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« Reply #6 on: April 24, 2006, 01:22:57 PM »
Just finished my first inspection. I am proud to report it went through without a hitch. My only concern, and it's small is how many bees if any should be dead in the top feeder? There was about 25-30 dead bees in the top feeder. I am fairly sure the cover was on snugly. I got three large burr-combs from on and around the queens cage. At first I did not see any eggs on the burr-comb untill further inspection in my kitchen. Eggs were visible on the two surounding frames aswell. My slatted rack was a much easier install then I figured. I took robo's advise and left the entrance reduser as is. One last question I have is when do I know when to stop feeding the bees with the top feeder?
resp. Jay Reel

Offline Robo

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« Reply #7 on: April 24, 2006, 01:43:57 PM »
Just keep an eye on how much of the syrup they are storing.  As long as they are consuming it to build wax,  keep giving it.  If they are storing it and blocking up too much space preventing room for the queen to lay eggs, then stop.  When a good nectar flow starts, they will stop taking syrup.
"Opportunity is missed by most people because it comes dressed in overalls and looks like work." - Thomas Edison



Offline jreel

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« Reply #8 on: April 26, 2006, 12:56:05 AM »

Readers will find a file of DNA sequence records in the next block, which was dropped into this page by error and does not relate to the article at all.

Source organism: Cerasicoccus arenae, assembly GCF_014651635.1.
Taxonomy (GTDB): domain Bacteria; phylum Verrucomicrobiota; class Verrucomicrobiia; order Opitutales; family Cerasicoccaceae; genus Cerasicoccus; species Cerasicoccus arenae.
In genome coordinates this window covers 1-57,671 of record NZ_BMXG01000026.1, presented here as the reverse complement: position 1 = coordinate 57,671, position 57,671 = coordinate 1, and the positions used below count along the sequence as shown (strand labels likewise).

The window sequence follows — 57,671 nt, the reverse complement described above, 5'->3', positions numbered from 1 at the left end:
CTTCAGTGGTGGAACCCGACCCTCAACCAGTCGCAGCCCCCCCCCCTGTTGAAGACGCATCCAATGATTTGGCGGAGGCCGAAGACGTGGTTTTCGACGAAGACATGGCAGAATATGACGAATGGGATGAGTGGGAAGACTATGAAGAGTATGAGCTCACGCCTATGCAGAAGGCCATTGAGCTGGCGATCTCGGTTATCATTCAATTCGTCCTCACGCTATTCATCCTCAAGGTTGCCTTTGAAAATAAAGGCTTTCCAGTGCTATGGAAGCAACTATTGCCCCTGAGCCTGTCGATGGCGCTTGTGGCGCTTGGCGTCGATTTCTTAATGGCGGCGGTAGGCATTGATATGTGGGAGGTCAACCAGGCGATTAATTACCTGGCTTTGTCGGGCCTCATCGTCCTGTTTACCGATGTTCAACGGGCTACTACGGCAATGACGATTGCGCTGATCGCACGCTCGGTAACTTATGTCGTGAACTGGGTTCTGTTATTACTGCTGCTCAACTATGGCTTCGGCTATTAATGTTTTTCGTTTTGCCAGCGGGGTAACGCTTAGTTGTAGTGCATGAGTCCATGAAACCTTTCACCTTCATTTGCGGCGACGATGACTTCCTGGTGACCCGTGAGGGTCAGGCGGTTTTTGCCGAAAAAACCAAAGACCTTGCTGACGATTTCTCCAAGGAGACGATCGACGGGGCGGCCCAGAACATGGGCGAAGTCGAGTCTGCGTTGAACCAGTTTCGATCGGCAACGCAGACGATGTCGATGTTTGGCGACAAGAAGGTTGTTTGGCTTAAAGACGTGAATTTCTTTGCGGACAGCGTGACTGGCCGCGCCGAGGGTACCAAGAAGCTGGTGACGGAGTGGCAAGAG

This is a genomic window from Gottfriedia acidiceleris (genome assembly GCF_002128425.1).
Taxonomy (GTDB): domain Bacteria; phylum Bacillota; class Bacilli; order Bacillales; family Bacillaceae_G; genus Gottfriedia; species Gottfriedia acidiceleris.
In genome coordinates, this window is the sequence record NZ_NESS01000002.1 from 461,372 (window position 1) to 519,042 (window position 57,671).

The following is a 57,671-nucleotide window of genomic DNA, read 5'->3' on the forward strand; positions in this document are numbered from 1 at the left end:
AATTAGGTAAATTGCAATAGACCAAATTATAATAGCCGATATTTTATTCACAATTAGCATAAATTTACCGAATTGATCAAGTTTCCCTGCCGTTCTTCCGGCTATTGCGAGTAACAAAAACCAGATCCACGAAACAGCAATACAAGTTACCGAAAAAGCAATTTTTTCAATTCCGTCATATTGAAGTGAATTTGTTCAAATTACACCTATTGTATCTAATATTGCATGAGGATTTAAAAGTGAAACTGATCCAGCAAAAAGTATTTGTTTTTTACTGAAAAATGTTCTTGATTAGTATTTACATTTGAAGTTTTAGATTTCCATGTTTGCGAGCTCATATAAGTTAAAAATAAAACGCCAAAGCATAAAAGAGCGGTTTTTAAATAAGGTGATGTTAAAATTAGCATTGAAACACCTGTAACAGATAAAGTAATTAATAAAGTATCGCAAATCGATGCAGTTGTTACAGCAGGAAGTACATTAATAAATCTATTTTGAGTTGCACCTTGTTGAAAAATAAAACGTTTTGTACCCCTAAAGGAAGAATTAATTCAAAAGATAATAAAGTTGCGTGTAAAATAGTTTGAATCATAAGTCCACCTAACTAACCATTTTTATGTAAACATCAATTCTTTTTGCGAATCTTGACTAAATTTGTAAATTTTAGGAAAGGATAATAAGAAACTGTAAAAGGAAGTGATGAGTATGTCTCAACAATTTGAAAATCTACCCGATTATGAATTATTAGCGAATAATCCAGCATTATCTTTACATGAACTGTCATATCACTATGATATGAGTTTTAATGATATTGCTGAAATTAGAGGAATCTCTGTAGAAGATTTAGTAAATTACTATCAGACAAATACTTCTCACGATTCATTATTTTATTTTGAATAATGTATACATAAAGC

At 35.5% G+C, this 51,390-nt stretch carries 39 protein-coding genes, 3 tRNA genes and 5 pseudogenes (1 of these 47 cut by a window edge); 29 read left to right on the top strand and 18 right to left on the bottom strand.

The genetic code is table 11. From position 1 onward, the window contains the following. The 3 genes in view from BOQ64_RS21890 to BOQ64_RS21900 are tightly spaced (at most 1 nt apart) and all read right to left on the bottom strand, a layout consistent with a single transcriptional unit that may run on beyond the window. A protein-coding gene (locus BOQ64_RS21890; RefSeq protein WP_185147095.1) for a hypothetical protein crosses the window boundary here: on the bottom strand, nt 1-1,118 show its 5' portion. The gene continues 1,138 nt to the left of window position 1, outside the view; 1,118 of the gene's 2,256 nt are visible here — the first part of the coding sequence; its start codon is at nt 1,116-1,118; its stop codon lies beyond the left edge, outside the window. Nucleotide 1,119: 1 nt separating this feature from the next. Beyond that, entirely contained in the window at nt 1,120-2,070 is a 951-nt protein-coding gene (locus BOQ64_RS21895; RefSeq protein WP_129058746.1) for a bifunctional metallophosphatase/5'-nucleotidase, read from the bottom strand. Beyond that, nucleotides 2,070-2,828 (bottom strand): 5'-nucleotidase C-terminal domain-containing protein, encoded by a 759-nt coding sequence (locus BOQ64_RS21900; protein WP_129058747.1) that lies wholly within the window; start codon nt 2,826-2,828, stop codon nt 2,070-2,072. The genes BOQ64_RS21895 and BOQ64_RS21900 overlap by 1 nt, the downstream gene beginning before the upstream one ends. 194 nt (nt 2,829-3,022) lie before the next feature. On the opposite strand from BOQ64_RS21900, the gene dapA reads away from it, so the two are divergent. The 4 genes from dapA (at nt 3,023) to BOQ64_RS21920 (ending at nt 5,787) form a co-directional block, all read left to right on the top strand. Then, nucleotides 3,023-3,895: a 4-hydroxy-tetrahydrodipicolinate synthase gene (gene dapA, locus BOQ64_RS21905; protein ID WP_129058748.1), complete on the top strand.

ok im not certain on what exactly the "nector" flow is or how to tell when it has started.i have noticed the bees briging pollen into the hive if thats it...?
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Offline Robo

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« Reply #9 on: April 26, 2006, 09:21:33 AM »
You don't necessarily have to worry about the nectar flow.  When it starts, the bees will stop taking your syrup (they prefer natural over the syrup).  What you need to watch for is that while they are taking syrup, they don't store too much away and clog up the brood area.  If they store too much away, they will become syrup bound (no room for the queen to lay eggs because the cells all have syrup in them).
"Opportunity is missed by most people because it comes dressed in overalls and looks like work." - Thomas Edison



Offline jreel

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strainer
« Reply #10 on: April 28, 2006, 11:52:24 PM »
ok new question.is there anywhere to buy a strainer that isnt over a hundred bucks? also for the knowledge how would i go about getting the material(wax mold?) to make my own frames?
resp. Jay Reel

manowar422

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new bee-keeper
« Reply #11 on: April 29, 2006, 10:22:15 AM »
Why not go foundation-less :o

I use solid bottom bars and beveled top bars
and let the bees make the entire comb structure 8)

IMO most of the wax used for the  manufacturing
of foundation comes from sources using chemicals
in their hives. :x

I no longer buy foundation of any kind :)

Offline jreel